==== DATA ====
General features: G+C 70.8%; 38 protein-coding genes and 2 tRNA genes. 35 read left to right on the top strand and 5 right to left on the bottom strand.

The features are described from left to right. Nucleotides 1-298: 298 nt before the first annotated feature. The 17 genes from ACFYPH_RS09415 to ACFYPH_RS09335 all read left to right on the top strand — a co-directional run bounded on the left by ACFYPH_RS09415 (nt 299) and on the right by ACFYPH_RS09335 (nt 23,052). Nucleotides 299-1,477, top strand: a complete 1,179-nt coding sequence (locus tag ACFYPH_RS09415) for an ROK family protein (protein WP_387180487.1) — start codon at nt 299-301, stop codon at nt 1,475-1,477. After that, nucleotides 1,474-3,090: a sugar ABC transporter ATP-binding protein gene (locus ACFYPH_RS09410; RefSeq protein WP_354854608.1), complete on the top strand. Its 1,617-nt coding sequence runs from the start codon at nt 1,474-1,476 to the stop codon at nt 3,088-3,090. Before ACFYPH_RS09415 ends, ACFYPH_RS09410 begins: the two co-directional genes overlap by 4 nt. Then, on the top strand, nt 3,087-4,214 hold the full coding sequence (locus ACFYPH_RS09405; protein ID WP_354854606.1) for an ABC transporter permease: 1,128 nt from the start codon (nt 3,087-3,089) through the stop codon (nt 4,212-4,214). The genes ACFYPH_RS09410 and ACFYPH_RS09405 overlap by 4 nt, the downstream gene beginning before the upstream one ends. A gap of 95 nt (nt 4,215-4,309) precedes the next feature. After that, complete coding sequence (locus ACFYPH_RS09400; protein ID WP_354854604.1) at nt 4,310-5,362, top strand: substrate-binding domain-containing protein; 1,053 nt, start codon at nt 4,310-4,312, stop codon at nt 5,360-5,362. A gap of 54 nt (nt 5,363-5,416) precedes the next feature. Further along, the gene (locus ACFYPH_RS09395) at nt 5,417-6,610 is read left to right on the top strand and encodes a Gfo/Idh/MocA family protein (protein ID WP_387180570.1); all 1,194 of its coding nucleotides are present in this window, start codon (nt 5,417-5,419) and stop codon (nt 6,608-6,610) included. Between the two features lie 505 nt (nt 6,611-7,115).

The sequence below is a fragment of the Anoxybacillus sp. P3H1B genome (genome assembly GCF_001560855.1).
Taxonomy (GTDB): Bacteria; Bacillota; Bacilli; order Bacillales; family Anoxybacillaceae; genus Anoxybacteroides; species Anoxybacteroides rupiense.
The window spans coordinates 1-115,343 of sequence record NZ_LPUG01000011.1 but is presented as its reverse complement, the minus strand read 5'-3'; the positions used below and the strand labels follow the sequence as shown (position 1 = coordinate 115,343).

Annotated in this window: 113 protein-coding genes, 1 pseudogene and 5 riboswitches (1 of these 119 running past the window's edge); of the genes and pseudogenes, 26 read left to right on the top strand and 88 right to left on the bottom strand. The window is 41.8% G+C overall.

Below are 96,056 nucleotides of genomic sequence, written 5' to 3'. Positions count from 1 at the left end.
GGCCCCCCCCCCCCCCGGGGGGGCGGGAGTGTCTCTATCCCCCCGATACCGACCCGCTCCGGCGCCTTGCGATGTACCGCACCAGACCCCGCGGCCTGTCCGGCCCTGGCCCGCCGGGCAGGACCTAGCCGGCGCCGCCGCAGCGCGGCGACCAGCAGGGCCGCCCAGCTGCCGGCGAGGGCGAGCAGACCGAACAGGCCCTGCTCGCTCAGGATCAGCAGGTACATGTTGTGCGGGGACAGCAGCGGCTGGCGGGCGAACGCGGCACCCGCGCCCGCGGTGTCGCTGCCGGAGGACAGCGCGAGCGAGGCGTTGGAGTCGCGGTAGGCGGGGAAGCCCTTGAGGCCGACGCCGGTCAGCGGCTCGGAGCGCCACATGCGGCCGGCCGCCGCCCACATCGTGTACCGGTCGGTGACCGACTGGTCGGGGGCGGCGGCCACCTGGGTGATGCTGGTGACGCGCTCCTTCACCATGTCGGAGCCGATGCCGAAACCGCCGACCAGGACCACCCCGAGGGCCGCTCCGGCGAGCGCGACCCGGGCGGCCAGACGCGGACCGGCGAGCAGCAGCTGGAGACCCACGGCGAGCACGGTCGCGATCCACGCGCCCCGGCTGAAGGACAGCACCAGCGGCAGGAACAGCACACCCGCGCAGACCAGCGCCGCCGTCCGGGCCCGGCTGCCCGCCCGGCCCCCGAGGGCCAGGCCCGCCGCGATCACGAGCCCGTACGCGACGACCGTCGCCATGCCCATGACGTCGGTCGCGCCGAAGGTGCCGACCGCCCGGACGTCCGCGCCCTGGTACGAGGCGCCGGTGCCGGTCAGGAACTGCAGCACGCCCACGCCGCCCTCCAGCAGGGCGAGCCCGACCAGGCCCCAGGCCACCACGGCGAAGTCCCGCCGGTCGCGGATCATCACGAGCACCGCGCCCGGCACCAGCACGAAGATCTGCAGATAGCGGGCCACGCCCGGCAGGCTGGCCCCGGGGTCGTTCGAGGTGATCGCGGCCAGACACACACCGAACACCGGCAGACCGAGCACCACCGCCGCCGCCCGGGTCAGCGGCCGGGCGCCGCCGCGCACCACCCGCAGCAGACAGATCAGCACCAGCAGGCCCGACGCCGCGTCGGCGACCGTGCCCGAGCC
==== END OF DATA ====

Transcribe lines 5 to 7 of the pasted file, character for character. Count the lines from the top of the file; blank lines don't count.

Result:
The window spans coordinates 1-115,343 of sequence record NZ_LPUG01000011.1 but is presented as its reverse complement, the minus strand read 5'-3'; the positions used below and the strand labels follow the sequence as shown (position 1 = coordinate 115,343).

Annotated in this window: 113 protein-coding genes, 1 pseudogene and 5 riboswitches (1 of these 119 running past the window's edge); of the genes and pseudogenes, 26 read left to right on the top strand and 88 right to left on the bottom strand. The window is 41.8% G+C overall.

Below are 96,056 nucleotides of genomic sequence, written 5' to 3'. Positions count from 1 at the left end.